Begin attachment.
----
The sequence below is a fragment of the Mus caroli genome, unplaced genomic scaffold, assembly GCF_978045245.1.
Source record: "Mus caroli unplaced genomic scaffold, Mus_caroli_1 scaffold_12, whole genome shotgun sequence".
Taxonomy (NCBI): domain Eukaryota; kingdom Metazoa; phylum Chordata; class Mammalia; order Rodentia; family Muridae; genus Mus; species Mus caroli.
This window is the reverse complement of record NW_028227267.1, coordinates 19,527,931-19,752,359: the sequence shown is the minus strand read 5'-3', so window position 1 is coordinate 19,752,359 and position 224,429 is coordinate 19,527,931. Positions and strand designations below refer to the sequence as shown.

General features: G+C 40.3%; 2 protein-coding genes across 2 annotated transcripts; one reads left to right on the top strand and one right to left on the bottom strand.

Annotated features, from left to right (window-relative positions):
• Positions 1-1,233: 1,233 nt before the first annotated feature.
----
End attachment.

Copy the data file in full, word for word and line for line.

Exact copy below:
The sequence below is a fragment of the Mus caroli genome, unplaced genomic scaffold, assembly GCF_978045245.1.
Source record: "Mus caroli unplaced genomic scaffold, Mus_caroli_1 scaffold_12, whole genome shotgun sequence".
Taxonomy (NCBI): domain Eukaryota; kingdom Metazoa; phylum Chordata; class Mammalia; order Rodentia; family Muridae; genus Mus; species Mus caroli.
This window is the reverse complement of record NW_028227267.1, coordinates 19,527,931-19,752,359: the sequence shown is the minus strand read 5'-3', so window position 1 is coordinate 19,752,359 and position 224,429 is coordinate 19,527,931. Positions and strand designations below refer to the sequence as shown.

General features: G+C 40.3%; 2 protein-coding genes across 2 annotated transcripts; one reads left to right on the top strand and one right to left on the bottom strand.

Annotated features, from left to right (window-relative positions):
• Positions 1-1,233: 1,233 nt before the first annotated feature.